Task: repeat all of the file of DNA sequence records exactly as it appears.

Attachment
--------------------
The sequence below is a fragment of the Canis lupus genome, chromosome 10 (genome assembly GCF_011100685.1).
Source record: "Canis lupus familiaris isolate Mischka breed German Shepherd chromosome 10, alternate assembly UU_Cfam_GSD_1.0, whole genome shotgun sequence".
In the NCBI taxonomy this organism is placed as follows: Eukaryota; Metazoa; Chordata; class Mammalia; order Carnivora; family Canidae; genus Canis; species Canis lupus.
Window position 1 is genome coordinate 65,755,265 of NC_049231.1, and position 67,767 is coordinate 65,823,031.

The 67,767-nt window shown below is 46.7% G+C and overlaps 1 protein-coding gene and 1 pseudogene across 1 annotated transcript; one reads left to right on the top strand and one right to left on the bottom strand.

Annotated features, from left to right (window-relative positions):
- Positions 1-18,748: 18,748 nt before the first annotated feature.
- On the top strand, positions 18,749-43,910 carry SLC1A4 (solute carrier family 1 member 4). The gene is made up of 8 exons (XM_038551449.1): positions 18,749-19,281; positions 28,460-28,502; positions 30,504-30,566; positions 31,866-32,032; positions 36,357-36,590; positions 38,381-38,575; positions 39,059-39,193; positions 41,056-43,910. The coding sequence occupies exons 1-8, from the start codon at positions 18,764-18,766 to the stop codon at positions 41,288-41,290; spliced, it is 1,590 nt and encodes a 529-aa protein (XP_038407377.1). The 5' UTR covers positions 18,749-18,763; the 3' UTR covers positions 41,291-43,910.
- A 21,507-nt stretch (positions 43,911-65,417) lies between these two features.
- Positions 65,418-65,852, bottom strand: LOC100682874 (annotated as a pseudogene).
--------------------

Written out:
The sequence below is a fragment of the Canis lupus genome, chromosome 10 (genome assembly GCF_011100685.1).
Source record: "Canis lupus familiaris isolate Mischka breed German Shepherd chromosome 10, alternate assembly UU_Cfam_GSD_1.0, whole genome shotgun sequence".
In the NCBI taxonomy this organism is placed as follows: Eukaryota; Metazoa; Chordata; class Mammalia; order Carnivora; family Canidae; genus Canis; species Canis lupus.
Window position 1 is genome coordinate 65,755,265 of NC_049231.1, and position 67,767 is coordinate 65,823,031.

The 67,767-nt window shown below is 46.7% G+C and overlaps 1 protein-coding gene and 1 pseudogene across 1 annotated transcript; one reads left to right on the top strand and one right to left on the bottom strand.

Annotated features, from left to right (window-relative positions):
- Positions 1-18,748: 18,748 nt before the first annotated feature.
- On the top strand, positions 18,749-43,910 carry SLC1A4 (solute carrier family 1 member 4). The gene is made up of 8 exons (XM_038551449.1): positions 18,749-19,281; positions 28,460-28,502; positions 30,504-30,566; positions 31,866-32,032; positions 36,357-36,590; positions 38,381-38,575; positions 39,059-39,193; positions 41,056-43,910. The coding sequence occupies exons 1-8, from the start codon at positions 18,764-18,766 to the stop codon at positions 41,288-41,290; spliced, it is 1,590 nt and encodes a 529-aa protein (XP_038407377.1). The 5' UTR covers positions 18,749-18,763; the 3' UTR covers positions 41,291-43,910.
- A 21,507-nt stretch (positions 43,911-65,417) lies between these two features.
- Positions 65,418-65,852, bottom strand: LOC100682874 (annotated as a pseudogene).